Cover Story Current Issue

Emerging evidence from both human and animal studies underscores a significant association between obesity and cognitive decline, including brain atrophy, diminished white matter volume, compromised blood–brain barrier integrity, and heightened susceptibility to late-onset Alzheimer's disease. Furthermore, chronic disruptions in glucose homeostasis, impaired insulin signaling, and metabolic dysfunctions are closely linked to cognitive impairments and the pathology of Alzheimer's disease. These observations suggest the importance of maintaining normal body weight and proper fuel metabolism, which is crucial to reducing the risk of developing cognitive decline and neurodegenerative diseases.

Full text

 

Current Issue

The gut-brain axis mediates bacterial driven modulation of reward signaling

Jiyoung S. Kim, Kevin C. Williams, Rebecca A. Kirkland, Ruth Schade, ... Claire B. de La Serre

The gut-brain axis mediates bacterial driven modulation of reward signaling

Objective

Our goal is to investigate if microbiota composition modulates reward signaling and assess the role of the vagus in mediating microbiota to brain communication.

Methods

Male germ-free Fisher rats were colonized with gastrointestinal contents from chow (low fat (LF) ConvLF) or HF (ConvHF) fed rats.

Results

Following colonization, ConvHF rats consumed significantly more food than ConvLF animals. ConvHF rats displayed lower feeding-induced extracellular DOPAC levels (a metabolite of dopamine) in the Nucleus Accumbens (NAc) as well as reduced motivation for HF foods compared to ConvLF rats. Dopamine receptor 2 (DDR2) expression levels in the NAc were also significantly lower in ConvHF animals. Similar deficits were observed in conventionally raised HF fed rats, showing that diet-driven alteration in reward can be initiated via microbiota. Selective gut to brain deafferentation restored DOPAC levels, DRD2 expression, and motivational drive in ConvHF rats.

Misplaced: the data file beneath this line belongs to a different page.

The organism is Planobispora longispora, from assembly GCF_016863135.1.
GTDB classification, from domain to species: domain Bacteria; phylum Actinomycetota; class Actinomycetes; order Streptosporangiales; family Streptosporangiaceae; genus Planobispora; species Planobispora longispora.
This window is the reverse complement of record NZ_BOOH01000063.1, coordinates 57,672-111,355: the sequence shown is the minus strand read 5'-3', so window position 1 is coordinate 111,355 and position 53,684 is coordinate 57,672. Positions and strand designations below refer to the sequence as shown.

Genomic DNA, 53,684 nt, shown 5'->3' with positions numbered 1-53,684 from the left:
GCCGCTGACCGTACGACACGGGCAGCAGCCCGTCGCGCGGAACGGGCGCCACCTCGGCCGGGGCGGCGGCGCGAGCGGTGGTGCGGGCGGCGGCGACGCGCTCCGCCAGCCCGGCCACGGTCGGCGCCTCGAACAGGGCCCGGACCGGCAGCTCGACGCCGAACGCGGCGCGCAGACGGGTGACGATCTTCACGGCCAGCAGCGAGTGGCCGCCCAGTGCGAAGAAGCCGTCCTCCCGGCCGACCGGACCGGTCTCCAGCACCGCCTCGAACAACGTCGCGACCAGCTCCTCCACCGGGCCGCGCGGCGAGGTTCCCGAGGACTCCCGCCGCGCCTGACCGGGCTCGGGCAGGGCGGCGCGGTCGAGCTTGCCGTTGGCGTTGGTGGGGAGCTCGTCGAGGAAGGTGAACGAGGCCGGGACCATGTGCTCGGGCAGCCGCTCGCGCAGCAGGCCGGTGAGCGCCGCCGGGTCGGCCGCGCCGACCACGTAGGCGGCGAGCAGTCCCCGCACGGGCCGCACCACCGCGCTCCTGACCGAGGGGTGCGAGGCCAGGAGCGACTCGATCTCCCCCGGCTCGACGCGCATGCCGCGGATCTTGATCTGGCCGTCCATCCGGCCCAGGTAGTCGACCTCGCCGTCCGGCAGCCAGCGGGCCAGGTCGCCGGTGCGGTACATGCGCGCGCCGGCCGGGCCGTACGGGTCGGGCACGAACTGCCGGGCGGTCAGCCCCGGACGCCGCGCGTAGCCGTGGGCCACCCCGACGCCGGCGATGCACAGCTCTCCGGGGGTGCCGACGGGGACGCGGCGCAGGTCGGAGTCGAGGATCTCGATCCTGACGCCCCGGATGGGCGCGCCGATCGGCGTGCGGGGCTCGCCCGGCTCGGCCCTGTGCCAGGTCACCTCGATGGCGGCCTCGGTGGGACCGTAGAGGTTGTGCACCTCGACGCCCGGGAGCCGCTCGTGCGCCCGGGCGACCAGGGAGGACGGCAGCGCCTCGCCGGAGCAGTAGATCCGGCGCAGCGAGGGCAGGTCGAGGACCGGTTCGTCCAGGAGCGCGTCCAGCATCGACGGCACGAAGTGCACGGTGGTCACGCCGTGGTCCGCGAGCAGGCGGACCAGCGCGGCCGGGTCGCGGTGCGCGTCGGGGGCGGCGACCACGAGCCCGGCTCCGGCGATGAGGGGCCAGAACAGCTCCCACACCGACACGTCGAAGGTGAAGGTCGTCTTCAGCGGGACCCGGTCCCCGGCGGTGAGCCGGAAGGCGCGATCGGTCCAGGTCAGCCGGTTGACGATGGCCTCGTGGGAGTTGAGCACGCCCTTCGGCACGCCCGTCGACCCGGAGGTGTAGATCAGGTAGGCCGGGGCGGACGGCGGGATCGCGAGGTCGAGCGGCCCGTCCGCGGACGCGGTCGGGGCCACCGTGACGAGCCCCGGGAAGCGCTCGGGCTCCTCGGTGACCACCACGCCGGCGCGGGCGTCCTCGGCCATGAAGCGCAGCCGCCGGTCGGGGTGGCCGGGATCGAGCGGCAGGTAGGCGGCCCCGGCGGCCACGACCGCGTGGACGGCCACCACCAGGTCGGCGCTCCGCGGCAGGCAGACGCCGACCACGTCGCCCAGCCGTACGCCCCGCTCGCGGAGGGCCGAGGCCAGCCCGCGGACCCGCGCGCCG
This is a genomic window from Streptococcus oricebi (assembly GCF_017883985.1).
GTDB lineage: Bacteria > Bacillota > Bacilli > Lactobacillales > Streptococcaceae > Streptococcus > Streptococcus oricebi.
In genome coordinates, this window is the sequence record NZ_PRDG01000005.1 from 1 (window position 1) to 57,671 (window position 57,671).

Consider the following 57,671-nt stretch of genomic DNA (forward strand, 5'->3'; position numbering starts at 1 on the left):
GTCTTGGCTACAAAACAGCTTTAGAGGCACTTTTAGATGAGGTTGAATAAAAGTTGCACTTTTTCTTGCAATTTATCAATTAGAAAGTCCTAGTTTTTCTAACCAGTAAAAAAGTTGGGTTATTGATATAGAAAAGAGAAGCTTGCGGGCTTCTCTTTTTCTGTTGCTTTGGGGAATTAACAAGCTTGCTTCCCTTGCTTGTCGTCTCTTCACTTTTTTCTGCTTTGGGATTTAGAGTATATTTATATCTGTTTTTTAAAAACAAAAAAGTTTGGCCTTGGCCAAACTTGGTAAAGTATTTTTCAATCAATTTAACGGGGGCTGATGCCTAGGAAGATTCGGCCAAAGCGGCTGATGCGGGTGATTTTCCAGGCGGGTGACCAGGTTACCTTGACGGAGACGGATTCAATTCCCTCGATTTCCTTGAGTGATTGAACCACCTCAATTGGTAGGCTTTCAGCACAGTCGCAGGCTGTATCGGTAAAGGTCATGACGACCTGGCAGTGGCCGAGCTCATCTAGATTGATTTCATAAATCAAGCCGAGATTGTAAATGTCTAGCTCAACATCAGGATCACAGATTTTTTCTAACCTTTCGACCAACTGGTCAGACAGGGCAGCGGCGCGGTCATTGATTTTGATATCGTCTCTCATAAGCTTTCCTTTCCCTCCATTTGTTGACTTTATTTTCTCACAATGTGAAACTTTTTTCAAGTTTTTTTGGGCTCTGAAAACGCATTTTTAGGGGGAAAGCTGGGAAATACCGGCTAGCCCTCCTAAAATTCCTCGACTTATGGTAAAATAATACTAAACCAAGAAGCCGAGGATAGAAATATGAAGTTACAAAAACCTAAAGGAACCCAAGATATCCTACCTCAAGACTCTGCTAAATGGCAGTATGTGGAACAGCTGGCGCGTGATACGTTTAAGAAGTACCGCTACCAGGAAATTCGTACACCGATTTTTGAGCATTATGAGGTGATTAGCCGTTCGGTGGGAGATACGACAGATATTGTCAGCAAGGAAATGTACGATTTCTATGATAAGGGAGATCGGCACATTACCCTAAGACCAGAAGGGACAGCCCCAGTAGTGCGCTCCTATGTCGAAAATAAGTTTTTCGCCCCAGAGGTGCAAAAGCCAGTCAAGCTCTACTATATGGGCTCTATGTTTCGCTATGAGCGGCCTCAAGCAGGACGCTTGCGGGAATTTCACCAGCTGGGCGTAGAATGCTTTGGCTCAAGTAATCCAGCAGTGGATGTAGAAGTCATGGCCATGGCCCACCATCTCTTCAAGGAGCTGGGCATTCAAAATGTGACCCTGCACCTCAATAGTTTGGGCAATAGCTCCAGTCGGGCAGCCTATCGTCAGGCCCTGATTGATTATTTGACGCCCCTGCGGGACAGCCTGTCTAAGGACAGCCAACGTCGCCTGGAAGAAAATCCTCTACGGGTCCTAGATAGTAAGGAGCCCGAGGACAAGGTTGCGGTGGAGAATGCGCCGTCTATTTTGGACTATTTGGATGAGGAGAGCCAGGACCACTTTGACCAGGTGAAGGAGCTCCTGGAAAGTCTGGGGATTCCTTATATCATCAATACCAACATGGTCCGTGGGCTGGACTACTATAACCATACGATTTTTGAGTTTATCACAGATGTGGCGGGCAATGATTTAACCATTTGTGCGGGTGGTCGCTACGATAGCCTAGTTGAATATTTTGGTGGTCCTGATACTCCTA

Conclusions

We concluded from these data that a HF-type microbiota is sufficient to alter appetitive feeding behavior and that bacteria to reward communication is mediated by the vagus nerve.

Articles in Press

The gut-brain axis mediates bacterial driven modulation of reward signaling

Jiyoung S. Kim, Kevin C. Williams, Rebecca A. Kirkland, Ruth Schade, ... Claire B. de La Serre

The gut-brain axis mediates bacterial driven modulation of reward signaling

Objective

Our goal is to investigate if microbiota composition modulates reward signaling and assess the role of the vagus in mediating microbiota to brain communication.

Methods

Male germ-free Fisher rats were colonized with gastrointestinal contents from chow (low fat (LF) ConvLF) or HF (ConvHF) fed rats.

Results

Following colonization, ConvHF rats consumed significantly more food than ConvLF animals. ConvHF rats displayed lower feeding-induced extracellular DOPAC levels (a metabolite of dopamine) in the Nucleus Accumbens (NAc) as well as reduced motivation for HF foods compared to ConvLF rats. Dopamine receptor 2 (DDR2) expression levels in the NAc were also significantly lower in ConvHF animals. Similar deficits were observed in conventionally raised HF fed rats, showing that diet-driven alteration in reward can be initiated via microbiota. Selective gut to brain deafferentation restored DOPAC levels, DRD2 expression, and motivational drive in ConvHF rats.

Conclusions

We concluded from these data that a HF-type microbiota is sufficient to alter appetitive feeding behavior and that bacteria to reward communication is mediated by the vagus nerve.

2021 impact factor: 8.568

You are what you eat

Here is a video of Vimeo. When the iframes is activated, a connection to Vimeo is established and, if necessary, cookies from Vimeo are also used. For further information on cookies policy click here.

Auf Werbeinhalte, die vor, während oder nach Videos von WEBSITE-URL eingeblendet werden, hat WEBSITE-URL keinen Einfluss. Wir übernehmen keine Gewähr für diese Inhalte. Weitere Informationen finden Sie hier.